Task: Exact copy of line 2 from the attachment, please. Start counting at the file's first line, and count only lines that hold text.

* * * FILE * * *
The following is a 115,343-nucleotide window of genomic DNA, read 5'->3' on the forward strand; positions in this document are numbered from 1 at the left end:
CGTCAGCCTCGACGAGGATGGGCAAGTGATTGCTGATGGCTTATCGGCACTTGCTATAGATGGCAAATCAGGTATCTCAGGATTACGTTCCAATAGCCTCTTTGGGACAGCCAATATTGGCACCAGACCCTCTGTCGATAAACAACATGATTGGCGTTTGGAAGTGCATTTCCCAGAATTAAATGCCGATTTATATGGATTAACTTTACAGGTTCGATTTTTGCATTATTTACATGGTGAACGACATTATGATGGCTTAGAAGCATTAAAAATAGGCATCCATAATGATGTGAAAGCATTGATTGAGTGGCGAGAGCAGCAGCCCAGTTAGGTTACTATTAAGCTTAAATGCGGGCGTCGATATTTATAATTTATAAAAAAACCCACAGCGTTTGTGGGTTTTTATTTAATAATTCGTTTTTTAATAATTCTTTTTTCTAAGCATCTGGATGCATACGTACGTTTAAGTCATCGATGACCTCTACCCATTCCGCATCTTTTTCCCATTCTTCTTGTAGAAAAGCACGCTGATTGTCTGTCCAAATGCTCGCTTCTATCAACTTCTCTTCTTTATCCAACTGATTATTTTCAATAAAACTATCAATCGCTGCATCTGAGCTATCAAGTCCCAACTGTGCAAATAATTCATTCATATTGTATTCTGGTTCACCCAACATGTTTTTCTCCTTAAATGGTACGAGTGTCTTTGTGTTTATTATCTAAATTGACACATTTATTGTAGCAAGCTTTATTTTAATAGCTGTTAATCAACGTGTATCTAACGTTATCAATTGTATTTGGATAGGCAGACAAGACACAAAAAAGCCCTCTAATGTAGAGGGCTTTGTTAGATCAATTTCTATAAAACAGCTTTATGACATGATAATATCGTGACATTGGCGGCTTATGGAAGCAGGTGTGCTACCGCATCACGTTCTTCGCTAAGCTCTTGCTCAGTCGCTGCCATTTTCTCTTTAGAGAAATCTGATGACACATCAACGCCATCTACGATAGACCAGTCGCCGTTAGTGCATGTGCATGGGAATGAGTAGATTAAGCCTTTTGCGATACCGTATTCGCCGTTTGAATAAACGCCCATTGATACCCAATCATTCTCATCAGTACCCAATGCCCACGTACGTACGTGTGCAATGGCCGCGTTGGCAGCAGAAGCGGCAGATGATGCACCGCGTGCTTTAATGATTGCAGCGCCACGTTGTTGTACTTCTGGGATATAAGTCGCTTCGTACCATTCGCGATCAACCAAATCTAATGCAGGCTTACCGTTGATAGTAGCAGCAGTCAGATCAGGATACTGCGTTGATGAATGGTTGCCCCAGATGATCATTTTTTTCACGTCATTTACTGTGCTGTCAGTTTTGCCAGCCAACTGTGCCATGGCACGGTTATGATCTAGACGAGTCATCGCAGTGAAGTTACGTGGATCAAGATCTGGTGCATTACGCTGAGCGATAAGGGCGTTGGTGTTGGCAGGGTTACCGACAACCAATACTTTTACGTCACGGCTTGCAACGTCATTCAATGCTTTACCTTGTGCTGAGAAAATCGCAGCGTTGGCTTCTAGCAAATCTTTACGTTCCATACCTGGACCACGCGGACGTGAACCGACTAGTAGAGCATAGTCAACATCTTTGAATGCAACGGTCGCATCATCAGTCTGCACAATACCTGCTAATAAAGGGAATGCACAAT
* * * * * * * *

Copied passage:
CGTCAGCCTCGACGAGGATGGGCAAGTGATTGCTGATGGCTTATCGGCACTTGCTATAGATGGCAAATCAGGTATCTCAGGATTACGTTCCAATAGCCTCTTTGGGACAGCCAATATTGGCACCAGACCCTCTGTCGATAAACAACATGATTGGCGTTTGGAAGTGCATTTCCCAGAATTAAATGCCGATTTATATGGATTAACTTTACAGGTTCGATTTTTGCATTATTTACATGGTGAACGACATTATGATGGCTTAGAAGCATTAAAAATAGGCATCCATAATGATGTGAAAGCATTGATTGAGTGGCGAGAGCAGCAGCCCAGTTAGGTTACTATTAAGCTTAAATGCGGGCGTCGATATTTATAATTTATAAAAAAACCCACAGCGTTTGTGGGTTTTTATTTAATAATTCGTTTTTTAATAATTCTTTTTTCTAAGCATCTGGATGCATACGTACGTTTAAGTCATCGATGACCTCTACCCATTCCGCATCTTTTTCCCATTCTTCTTGTAGAAAAGCACGCTGATTGTCTGTCCAAATGCTCGCTTCTATCAACTTCTCTTCTTTATCCAACTGATTATTTTCAATAAAACTATCAATCGCTGCATCTGAGCTATCAAGTCCCAACTGTGCAAATAATTCATTCATATTGTATTCTGGTTCACCCAACATGTTTTTCTCCTTAAATGGTACGAGTGTCTTTGTGTTTATTATCTAAATTGACACATTTATTGTAGCAAGCTTTATTTTAATAGCTGTTAATCAACGTGTATCTAACGTTATCAATTGTATTTGGATAGGCAGACAAGACACAAAAAAGCCCTCTAATGTAGAGGGCTTTGTTAGATCAATTTCTATAAAACAGCTTTATGACATGATAATATCGTGACATTGGCGGCTTATGGAAGCAGGTGTGCTACCGCATCACGTTCTTCGCTAAGCTCTTGCTCAGTCGCTGCCATTTTCTCTTTAGAGAAATCTGATGACACATCAACGCCATCTACGATAGACCAGTCGCCGTTAGTGCATGTGCATGGGAATGAGTAGATTAAGCCTTTTGCGATACCGTATTCGCCGTTTGAATAAACGCCCATTGATACCCAATCATTCTCATCAGTACCCAATGCCCACGTACGTACGTGTGCAATGGCCGCGTTGGCAGCAGAAGCGGCAGATGATGCACCGCGTGCTTTAATGATTGCAGCGCCACGTTGTTGTACTTCTGGGATATAAGTCGCTTCGTACCATTCGCGATCAACCAAATCTAATGCAGGCTTACCGTTGATAGTAGCAGCAGTCAGATCAGGATACTGCGTTGATGAATGGTTGCCCCAGATGATCATTTTTTTCACGTCATTTACTGTGCTGTCAGTTTTGCCAGCCAACTGTGCCATGGCACGGTTATGATCTAGACGAGTCATCGCAGTGAAGTTACGTGGATCAAGATCTGGTGCATTACGCTGAGCGATAAGGGCGTTGGTGTTGGCAGGGTTACCGACAACCAATACTTTTACGTCACGGCTTGCAACGTCATTCAATGCTTTACCTTGTGCTGAGAAAATCGCAGCGTTGGCTTCTAGCAAATCTTTACGTTCCATACCTGGACCACGCGGACGTGAACCGACTAGTAGAGCATAGTCAACATCTTTGAATGCAACGGTCGCATCATCAGTCTGCACAATACCTGCTAATAAAGGGAATGCACAAT